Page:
And, determination is a giant part of challenge. You’ve got that covered!!

    • Maybe it’s all the Protandim!

  • Bianca

    Steph you are so amazing! Seriously. Very few people would be like I’M DOING THIS. Most people would drop out and be like I’ll run again another time. It’s really amazing and just be proud of yourself for getting to that start line!

    And enjoy every moment! It’s going to be amazing and soak it all in. That’s the best advice I can offer — really, truly enjoy it because there will never be another first half marathon.

    And I know you’re bummed about not finishing fast or running the entire thing but think of it this way: every half marathon after this one will be faster! And you’re still going to get a PR since this is your first half marathon!

    I’m so proud of you!!

    • Hahah, THANK YOU! Is it a good quality to be stubborn as hell?? If so, YAY! 🙂
      And you’re right — I’m totally going to PR! And it’ll be an easy one to beat, too. 😉
      THANKS, B!

  • Hello there! Long-time reader, first-time commenter 🙂 I know Bianca, so I’m assuming that makes us friends. I’m right, right? Anywho, you’re going to do AMAZING. Seriously. Times don’t mean squat ; finishing and finishing STRONG are what’s most important in racing. You never want to finish feeling like poop. So listen to your body. If your body says “Nope, I can’t run right now,” walk. If your body walks for a half mile and starts feeling strong again, run. Rock ‘n’ Roll races are SO MUCH FUN so don’t forget to have fun and clap for the bands and dance while you run. High-five some little kids and make sure you walk through every water station (and drink lots of water!!!). I can’t wait to read about it 🙂

    • Hiiiii! That’s so funny – I totally read your blog, too, so yes, we are definitely friends. 🙂 Thank you so much for the advice! It didn’t even occur to me to dance while I run … that’s actually one of the best suggestions I’ve heard so far!

  • A pre-emptive congratulations! I just finished my first marathon, and finishing your first race is so thrilling! I hated when people asked me my time after, ’cause it wasn’t good! So I just told them what I’d heard someone say before: “I’m a COMPLETER, not a COMPETER.” Haha. Made me laugh, and made them laugh.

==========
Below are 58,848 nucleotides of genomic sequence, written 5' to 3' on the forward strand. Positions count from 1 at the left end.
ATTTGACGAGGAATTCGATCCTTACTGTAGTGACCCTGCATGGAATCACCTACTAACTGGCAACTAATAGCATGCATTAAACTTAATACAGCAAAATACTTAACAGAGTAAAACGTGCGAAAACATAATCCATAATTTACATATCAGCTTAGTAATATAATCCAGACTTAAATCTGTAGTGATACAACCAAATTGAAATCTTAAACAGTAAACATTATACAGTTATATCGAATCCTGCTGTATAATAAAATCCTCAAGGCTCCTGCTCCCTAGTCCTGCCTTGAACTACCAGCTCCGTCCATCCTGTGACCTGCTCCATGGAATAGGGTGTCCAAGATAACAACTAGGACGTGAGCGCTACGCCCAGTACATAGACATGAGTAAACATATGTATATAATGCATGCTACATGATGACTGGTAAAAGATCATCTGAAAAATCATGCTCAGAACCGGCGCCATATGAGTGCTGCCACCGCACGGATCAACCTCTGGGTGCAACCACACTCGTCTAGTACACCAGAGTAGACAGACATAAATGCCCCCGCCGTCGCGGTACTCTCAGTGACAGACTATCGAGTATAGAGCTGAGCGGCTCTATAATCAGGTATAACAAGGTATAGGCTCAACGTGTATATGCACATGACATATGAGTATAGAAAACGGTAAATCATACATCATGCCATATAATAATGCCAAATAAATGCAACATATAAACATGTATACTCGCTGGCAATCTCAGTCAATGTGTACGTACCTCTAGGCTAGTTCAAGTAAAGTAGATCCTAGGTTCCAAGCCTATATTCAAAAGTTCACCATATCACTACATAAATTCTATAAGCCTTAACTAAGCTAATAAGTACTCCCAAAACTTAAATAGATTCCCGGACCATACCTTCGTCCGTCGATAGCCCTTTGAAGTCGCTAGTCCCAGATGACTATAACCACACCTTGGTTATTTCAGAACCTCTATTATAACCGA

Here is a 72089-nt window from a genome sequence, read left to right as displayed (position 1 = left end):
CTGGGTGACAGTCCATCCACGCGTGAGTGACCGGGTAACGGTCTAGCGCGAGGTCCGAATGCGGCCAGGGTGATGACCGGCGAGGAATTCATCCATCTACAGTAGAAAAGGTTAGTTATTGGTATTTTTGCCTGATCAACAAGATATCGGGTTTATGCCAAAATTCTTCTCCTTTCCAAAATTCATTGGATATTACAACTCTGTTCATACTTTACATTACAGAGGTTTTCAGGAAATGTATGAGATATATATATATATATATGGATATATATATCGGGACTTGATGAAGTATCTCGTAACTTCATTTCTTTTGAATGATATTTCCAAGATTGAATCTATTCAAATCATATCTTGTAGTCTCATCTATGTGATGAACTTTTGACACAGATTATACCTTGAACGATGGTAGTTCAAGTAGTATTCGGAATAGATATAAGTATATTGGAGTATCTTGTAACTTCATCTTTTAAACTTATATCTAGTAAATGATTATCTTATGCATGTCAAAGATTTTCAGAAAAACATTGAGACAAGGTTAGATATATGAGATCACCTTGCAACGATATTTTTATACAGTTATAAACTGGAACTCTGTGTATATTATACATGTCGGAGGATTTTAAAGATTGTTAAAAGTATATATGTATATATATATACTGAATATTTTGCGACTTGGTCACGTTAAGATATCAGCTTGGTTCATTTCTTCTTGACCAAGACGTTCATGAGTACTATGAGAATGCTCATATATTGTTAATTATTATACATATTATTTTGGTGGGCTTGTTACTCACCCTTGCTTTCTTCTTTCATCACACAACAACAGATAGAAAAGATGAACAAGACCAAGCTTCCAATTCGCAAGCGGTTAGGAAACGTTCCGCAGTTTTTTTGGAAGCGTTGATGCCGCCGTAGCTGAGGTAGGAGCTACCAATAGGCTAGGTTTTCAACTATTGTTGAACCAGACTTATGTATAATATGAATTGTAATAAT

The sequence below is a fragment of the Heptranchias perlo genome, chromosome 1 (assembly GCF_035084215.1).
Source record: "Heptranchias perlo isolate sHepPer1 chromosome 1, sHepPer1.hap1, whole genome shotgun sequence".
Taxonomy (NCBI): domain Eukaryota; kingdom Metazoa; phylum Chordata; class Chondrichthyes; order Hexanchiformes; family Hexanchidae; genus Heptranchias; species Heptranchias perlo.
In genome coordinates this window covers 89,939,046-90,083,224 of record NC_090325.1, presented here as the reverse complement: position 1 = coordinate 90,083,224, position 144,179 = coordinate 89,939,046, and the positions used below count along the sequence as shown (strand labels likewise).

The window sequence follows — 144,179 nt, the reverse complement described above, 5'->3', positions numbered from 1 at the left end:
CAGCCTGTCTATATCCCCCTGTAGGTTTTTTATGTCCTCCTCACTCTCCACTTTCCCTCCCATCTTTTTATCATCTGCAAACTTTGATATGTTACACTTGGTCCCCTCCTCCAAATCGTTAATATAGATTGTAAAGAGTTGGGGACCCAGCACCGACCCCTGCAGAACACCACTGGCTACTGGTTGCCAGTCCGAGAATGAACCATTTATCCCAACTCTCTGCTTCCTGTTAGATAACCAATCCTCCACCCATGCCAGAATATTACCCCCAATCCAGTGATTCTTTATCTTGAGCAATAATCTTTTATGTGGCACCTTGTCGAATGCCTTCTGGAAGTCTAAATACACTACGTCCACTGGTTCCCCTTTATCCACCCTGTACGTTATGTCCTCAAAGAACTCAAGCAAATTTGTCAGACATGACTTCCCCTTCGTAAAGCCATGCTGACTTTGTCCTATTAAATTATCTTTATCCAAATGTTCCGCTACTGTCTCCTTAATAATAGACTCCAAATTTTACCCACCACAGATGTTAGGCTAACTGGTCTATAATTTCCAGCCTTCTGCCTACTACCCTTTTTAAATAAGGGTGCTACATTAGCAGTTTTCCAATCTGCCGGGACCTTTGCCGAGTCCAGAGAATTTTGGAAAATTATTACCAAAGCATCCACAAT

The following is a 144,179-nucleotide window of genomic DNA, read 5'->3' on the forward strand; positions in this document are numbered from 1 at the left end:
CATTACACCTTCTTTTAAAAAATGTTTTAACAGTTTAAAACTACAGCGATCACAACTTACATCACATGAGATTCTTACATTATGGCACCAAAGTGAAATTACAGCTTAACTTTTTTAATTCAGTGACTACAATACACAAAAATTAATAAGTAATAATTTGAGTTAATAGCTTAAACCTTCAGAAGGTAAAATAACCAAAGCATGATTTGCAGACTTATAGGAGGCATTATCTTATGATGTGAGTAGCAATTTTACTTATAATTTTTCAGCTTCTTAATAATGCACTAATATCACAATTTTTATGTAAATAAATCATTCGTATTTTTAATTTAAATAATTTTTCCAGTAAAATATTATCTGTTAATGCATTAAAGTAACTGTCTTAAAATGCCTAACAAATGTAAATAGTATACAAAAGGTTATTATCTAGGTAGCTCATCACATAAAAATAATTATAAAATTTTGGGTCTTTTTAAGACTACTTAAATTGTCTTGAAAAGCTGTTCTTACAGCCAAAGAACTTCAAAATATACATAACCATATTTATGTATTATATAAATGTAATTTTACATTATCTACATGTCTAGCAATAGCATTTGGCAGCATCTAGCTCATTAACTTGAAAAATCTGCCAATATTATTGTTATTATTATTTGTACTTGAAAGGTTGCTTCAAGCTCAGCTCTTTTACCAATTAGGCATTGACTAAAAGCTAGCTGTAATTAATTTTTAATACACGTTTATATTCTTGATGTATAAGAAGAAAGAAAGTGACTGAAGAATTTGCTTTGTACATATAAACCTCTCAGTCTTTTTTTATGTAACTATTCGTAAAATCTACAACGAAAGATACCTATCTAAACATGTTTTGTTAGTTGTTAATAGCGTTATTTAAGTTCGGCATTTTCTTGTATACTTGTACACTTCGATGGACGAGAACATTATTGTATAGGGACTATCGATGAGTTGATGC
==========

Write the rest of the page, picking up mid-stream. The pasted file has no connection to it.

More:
Good luck!

    • That is PERFECT! I’m so going to use that! Thanks. 🙂

  • I am SO excited for you and to hear all about it! I’ve been really impressed by your stick-with-it attitude. I feel like so many people (myself included) would take a sidelining injury as a good enough excuse to bow out. Major props to you for going the other way 🙂

    • It’s so funny that everyone keeps saying that — for me, being told I couldn’t do something only made me want to do it more! Spoiled only child syndrome, maybe??
      Thanks, Jill!

  • I am just looking forward to seeing that beautiful medal! Enjoy every minute of it, run with a smile and hopefully your body will stay happy!

    • Thanks, Sarah! 🙂 Hope your training is going well!

  • Kick butt! I’m training for my first half-marathon now, and my goal is also just to finish. You can do it!

  • Hey hope you had fun in Nashville! I subscribed to your blog now so I can read it all the time! It was super meeting you!

    • Yayyyy! I’m subscribing to yours, too! Gotta read more about your amazing little genius kitties! 🙂 Thank you so much again for having us over!

  • Can’t wait to hear how it was!

    • I’m definitely going to post about it very soon! Must find the time!!